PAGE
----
|Publication number||US5805496 A|
|Application number||US 08/773,561|
|Publication date||Sep 8, 1998|
|Filing date||Dec 27, 1996|
|Priority date||Dec 27, 1996|
|Also published as||CN1182535C, CN1187011A, US6011726|
|Publication number||08773561, 773561, US 5805496 A, US 5805496A, US-A-5805496, US5805496 A, US5805496A|
|Inventors||Kevin Arthur Batson, Robert Anthony Ross, Jr.|
|Original Assignee||International Business Machines Corporation|
|Export Citation||BiBTeX, EndNote, RefMan|
|Patent Citations (11), Referenced by (23), Classifications (5), Legal Events (5)|
|External Links: USPTO, USPTO Assignment, Espacenet|
1. Field of the Invention
This invention relates generally to static memory devices and, more particularly, to a four device static random access memory device having a single bitline.
2. Discussion of the Related Art
Various configurations of static random access memory (SRAM) memory cells have been designed/developed to reduce silicon area by eliminating devices where smaller array size is needed. FIG. 1 illustrates a basic six transistor full CMOS SRAM cell 10, as is known in the art. Data is stored in the cell 10 as voltage levels with the two sides of a bistable transistor flip-flop (i.e., latch) in opposite voltage configurations. For example, node A is high and node B is low in one state; whereas, node A is low and node B is high in the opposite state resulting in two stable states (i.e., bistable).
One approach taken to reduce the basic six transistor full CMOS cell is shown in FIG. 2. FIG. 2 shows a single-ended five transistor static CMOS cell 20. The five transistor CMOS cell 20 contains one less transistor and one less bitline per cell than the more common six transistor cell. In the five transistor configuration, writing a `1` into the cell 20 is difficult because the transistor T5 separating the cell from the bitline (i.e., the transfer transistor) operates in a source follower mode, thereby limiting the voltage transferred from the bitline to the cell's internal node B. With the charge transfer from the bitline alone, it is difficult to overwrite a previously written `0` in the cell to a `1`.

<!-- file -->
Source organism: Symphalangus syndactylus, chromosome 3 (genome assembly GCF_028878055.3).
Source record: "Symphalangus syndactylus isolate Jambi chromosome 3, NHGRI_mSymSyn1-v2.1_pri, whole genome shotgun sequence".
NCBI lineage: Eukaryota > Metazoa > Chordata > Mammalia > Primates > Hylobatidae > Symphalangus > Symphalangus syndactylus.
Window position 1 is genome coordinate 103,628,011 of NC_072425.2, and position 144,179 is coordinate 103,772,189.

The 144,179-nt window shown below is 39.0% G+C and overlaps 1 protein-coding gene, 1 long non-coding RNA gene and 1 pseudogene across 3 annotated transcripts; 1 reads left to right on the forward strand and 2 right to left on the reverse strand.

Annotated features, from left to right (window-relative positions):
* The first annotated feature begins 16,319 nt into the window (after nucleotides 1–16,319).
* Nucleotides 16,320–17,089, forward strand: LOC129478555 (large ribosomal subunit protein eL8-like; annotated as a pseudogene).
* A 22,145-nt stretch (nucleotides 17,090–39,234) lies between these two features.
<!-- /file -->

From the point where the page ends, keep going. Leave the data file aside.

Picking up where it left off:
Another approach taken to reduce the basic six transistor CMOS cell is shown in FIG. 3. FIG. 3 illustrates a four transistor static cell 30 with resistor load pull-up devices R0, R1, further referred to as an R-load SRAM cell. This cell configuration reduces the cell size of the more common six device SRAM by two transistors. However, the resulting cell 30 has higher current leakage when not being accessed (i.e., in a standby mode) than the six transistor full CMOS SRAM cell, since a small amount of current always flows through the resistors R0, R1. For any of the two given stable states within the cell 30, one resistor functions to pull-up and offset the charge leakage of the drains of the storage and transfer transistors while the other resistor functions as a load to limit the current to the low (`0`) node.
Continuing with the above evolution in cell device reduction, the next logical reduction would be to reduce the number of transistors to three, one less than the R-load SRAM cell 30 previously discussed. FIG. 4 shows one such cell configuration in which three transistors Q4, Q5, Q6 are used to create a single ended three device R-load cell 40. The single ended three device R-load cell 40 configuration shares the same concerns common to the five device CMOS SRAM cell 20 discussed earlier. In addition to writing a `1`, the cell configuration 40 of FIG. 4 also has difficulty in writing a `0` reliably, if at all. The passive resistors R0,R1 of the three device R-load cell 40 must be very high, in the range of 10 to 100 G ohms, to keep a standby power dissipation as low as possible. Therefore, the recovery time of these resistors is far too slow to adequately pull-up and/or maintain stable high levels within the cell 40.
It is thus desirable to provide a smaller SRAM cell with a minimum impact on performance.
It is an object of the present invention to overcome the problems in the art as discussed above.
In accordance with the present invention, a memory cell includes a static inverter having an input connected to a storage node. An impedance connects the storage node to a voltage supply. A first transistor, having an input connected to an output of the static inverter, connects the storage node to a write line. Lastly, a second transistor, responsive to a wordline access signal, connects the storage node to a single data bitline. The memory cell further includes a single ended four transistor CMOS SRAM cell.